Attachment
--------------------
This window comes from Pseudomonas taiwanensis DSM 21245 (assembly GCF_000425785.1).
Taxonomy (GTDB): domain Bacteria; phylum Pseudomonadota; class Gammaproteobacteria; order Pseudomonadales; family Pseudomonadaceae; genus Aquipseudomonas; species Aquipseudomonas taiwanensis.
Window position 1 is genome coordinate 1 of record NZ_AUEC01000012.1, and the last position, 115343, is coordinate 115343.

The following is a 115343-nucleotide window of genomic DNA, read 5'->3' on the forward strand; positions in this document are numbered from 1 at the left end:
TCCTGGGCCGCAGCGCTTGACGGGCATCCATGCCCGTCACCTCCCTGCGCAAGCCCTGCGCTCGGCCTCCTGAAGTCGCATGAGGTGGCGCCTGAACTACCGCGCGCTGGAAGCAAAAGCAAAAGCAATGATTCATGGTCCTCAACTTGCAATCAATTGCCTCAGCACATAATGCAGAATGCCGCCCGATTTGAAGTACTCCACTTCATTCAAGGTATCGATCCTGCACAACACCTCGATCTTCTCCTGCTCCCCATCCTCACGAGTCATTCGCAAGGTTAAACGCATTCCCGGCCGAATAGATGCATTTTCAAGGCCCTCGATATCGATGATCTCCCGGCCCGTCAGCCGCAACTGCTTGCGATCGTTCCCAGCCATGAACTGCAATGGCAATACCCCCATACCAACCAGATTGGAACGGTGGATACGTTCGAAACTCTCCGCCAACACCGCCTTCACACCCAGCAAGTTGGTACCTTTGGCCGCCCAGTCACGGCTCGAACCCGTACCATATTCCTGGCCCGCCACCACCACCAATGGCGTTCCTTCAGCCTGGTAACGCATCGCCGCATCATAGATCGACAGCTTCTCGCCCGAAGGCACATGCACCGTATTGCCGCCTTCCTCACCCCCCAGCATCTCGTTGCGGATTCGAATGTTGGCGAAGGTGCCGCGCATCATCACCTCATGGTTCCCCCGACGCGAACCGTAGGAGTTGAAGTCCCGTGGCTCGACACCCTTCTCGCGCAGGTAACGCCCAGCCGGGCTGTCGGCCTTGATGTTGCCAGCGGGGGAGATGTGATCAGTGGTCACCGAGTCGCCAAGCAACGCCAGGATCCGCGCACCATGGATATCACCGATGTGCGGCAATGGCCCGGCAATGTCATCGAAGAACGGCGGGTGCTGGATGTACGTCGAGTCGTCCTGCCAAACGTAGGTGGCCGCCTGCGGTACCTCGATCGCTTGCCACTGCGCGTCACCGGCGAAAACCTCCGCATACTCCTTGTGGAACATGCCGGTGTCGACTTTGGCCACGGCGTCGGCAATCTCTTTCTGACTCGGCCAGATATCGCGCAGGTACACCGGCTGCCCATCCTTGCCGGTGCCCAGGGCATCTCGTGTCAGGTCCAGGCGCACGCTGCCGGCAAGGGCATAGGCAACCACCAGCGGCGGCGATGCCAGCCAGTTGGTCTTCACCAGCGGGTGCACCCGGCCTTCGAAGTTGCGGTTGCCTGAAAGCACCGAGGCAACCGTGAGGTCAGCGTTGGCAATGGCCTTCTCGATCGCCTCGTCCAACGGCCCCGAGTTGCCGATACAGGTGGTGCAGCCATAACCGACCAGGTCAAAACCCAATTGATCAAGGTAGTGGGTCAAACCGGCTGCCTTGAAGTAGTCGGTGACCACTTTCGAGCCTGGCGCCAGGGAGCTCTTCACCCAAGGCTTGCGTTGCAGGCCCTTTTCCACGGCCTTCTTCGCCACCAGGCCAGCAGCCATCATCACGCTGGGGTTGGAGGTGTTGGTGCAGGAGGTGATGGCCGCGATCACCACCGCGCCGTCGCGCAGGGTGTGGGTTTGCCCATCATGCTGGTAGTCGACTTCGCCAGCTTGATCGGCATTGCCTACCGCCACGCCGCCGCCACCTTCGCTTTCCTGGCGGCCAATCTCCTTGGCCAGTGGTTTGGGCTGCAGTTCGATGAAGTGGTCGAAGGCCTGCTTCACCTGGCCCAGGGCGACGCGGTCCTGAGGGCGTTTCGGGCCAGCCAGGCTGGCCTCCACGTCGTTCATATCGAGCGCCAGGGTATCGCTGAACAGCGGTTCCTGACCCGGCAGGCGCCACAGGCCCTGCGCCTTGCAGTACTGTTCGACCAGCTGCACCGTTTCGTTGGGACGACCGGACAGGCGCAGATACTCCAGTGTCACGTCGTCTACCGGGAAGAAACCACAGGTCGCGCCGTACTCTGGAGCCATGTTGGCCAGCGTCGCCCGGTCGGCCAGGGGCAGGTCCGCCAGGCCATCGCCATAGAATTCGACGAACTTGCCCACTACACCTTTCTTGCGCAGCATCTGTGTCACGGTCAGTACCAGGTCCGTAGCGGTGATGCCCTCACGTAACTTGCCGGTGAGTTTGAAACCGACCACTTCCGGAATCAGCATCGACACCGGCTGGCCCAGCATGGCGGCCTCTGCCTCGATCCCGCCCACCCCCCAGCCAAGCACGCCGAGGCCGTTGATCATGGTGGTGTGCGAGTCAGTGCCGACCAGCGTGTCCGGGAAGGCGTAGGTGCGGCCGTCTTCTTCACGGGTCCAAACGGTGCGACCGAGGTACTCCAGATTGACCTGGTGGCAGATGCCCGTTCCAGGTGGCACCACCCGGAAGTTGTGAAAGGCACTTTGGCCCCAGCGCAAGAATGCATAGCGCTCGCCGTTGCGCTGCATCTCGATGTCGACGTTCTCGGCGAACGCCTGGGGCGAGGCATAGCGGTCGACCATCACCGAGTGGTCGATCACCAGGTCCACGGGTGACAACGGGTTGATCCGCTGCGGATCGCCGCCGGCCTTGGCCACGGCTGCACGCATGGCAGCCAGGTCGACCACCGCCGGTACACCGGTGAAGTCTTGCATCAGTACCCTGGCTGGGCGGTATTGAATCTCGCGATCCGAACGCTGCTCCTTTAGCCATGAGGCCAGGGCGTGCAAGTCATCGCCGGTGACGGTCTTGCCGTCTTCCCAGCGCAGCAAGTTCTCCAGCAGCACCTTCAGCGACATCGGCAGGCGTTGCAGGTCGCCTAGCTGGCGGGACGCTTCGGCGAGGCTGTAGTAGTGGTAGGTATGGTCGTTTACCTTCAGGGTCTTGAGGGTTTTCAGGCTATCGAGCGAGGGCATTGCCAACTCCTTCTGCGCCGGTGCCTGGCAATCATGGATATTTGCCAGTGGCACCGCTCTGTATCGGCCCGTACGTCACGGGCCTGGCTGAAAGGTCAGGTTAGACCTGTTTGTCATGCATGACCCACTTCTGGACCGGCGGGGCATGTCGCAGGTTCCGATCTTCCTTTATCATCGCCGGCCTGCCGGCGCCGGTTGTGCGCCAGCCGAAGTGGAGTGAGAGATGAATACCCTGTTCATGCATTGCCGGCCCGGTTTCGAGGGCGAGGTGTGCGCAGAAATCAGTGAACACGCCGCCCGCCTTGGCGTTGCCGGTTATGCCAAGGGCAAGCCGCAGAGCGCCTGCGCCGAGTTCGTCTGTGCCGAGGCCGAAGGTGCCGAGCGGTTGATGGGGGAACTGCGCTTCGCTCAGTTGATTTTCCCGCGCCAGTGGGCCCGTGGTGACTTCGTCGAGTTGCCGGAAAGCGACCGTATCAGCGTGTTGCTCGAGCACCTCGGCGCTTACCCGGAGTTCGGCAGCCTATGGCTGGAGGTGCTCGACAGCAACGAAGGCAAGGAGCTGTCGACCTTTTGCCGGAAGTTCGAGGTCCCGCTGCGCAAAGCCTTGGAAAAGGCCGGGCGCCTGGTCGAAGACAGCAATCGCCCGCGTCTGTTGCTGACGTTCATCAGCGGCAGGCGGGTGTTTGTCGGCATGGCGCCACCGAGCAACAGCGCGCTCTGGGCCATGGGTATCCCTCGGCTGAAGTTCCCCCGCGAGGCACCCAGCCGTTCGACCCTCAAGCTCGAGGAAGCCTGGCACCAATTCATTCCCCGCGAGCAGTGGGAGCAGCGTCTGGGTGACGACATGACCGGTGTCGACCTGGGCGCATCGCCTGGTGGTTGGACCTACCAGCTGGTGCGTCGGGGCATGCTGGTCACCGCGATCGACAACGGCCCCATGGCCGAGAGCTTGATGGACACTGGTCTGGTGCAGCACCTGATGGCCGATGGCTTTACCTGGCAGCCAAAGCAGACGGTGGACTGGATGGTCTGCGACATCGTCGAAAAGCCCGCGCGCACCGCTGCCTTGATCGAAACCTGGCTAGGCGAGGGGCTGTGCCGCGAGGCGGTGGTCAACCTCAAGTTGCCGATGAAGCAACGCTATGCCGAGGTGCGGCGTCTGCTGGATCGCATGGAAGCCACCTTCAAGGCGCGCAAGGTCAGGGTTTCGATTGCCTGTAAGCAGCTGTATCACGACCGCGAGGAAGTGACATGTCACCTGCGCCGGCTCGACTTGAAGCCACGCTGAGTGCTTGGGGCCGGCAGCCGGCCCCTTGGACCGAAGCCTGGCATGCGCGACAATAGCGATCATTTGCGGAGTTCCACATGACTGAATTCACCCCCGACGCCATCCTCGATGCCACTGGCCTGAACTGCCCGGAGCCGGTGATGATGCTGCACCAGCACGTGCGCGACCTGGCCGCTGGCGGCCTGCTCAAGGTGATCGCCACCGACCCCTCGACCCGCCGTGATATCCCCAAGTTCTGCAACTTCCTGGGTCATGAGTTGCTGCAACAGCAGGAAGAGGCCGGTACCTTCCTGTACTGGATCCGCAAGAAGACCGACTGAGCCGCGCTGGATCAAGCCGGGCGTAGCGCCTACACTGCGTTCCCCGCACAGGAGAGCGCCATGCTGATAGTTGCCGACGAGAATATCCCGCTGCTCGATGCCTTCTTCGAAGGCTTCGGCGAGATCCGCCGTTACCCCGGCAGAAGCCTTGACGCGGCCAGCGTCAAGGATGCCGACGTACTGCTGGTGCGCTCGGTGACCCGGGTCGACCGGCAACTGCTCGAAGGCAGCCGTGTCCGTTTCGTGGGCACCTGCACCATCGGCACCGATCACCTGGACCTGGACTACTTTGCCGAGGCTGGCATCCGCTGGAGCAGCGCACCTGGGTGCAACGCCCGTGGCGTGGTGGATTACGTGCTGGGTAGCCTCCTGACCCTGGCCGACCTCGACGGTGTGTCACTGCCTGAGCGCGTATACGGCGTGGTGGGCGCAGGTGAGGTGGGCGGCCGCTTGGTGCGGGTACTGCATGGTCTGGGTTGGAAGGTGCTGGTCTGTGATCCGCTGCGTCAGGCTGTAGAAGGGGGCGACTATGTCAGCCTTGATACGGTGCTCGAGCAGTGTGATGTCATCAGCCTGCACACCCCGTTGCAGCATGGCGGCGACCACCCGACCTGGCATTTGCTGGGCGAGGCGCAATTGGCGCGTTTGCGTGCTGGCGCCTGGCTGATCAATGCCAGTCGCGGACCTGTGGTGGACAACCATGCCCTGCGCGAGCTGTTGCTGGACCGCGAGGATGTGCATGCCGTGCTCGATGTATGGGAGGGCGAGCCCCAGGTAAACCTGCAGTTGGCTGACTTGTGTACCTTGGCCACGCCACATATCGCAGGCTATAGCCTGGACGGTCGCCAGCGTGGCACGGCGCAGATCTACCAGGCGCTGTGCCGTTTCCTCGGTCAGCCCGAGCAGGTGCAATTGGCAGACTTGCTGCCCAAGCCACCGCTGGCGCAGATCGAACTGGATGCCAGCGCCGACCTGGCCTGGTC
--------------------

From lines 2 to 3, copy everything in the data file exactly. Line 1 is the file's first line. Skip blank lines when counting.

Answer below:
Taxonomy (GTDB): domain Bacteria; phylum Pseudomonadota; class Gammaproteobacteria; order Pseudomonadales; family Pseudomonadaceae; genus Aquipseudomonas; species Aquipseudomonas taiwanensis.
Window position 1 is genome coordinate 1 of record NZ_AUEC01000012.1, and the last position, 115343, is coordinate 115343.